What’s more, basic and advanced processor options are available with SRaDS. Both processor options provide complete statistical analysis of radionuclide data obtained from any type of gamma detector. The basic and advanced processors gather information from unscattered photons that deposit full photon energy. The advanced processor also gathers information from Compton-scattered photons that exhibit diminished energy—a major breakthrough in time-domain low-count detection technology.

Photo of the software development team.
Development team for SRaDS: (from left) Brian Guidry, Kenneth Sale, Michael Axelrod, Thomas Gosnell, James Candy, Sean Walston, David Chambers, Eric Breitfeller. (Not shown: Dennis Slaughter, Jerome Verbeke, and Stanley Prussin [UCB].)

Integrates into Any Gamma-Detector System
The Livermore team took special care to ensure that SRaDS can easily be integrated into any gamma-detection system, including large stationary detectors at transportation portals that help search for contraband radioactive material in moving vehicles, cargo containers, and railroad cars. SRaDS works equally well in pedestrian monitors used to combat illicit trafficking of radioactive material through customs, border crossings, and limited-access areas. The technology can also be installed in portable gamma detectors used by first responders to determine radiation risks associated with local nuclear emergencies. The algorithms are easily embedded in programmable gate arrays that users can adjust in the field to a location’s specifications and detection requirements.

Depending on the hardware setup, the processed data can be graphically displayed on a computer monitor or portable unit. While conventional gamma-detection systems require a highly trained practitioner to analyze the results, refine the data, and guide the interpretation procedure, SRaDS displays data in intuitive plots showing results that a nontechnical user can interpret. Alternatively, SRaDS can be configured to simply provide audio and visual alerts indicating the presence of targeted radionuclides at user-selected confidence levels. Users can also select false-alarm probabilities to reduce or eliminate the occurrence of false positives depending on the level of detection required for a given situation.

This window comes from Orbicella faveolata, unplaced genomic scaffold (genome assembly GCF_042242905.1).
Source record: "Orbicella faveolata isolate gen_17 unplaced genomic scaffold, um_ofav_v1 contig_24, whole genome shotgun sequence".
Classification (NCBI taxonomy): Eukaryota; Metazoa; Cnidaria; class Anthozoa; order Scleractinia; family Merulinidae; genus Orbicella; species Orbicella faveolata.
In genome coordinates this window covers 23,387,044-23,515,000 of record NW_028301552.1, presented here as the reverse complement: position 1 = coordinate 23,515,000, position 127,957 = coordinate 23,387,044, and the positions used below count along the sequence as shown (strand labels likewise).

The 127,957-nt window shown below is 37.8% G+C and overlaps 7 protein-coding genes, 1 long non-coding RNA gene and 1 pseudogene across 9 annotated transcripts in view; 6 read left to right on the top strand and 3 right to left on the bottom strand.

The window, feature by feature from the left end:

The result is a comprehensive software system that combines outstanding radionuclide-detection performance with high reliability and a short acquisition time. SRaDS can easily be implemented in existing infrastructure to protect the nation from the insidious threat of illicit radioactive materials.

Rendering depicting the uses of SRaDS.
The statistical radiation detection system (SRaDS) is an innovative software solution that can easily be integrated into any gamma-detection system to combat illicit trafficking of radioactive material through customs, border crossings, and limited-access areas. SRaDS identifies radionuclides in low-count situations when measurement time is short and demand for reliability is high. The processed data are displayed in intuitive plots showing results that a nontechnical user can interpret. (Rendering by Kwei-Yu Chu.)

—Geri Freitas

Key Words: Bayesian processing techniques, cargo container, gamma detector, R&D 100 Award, radionuclide detection, statistical radiation detection system (SRaDS).

For further information contact James Candy (925) 422-8675 (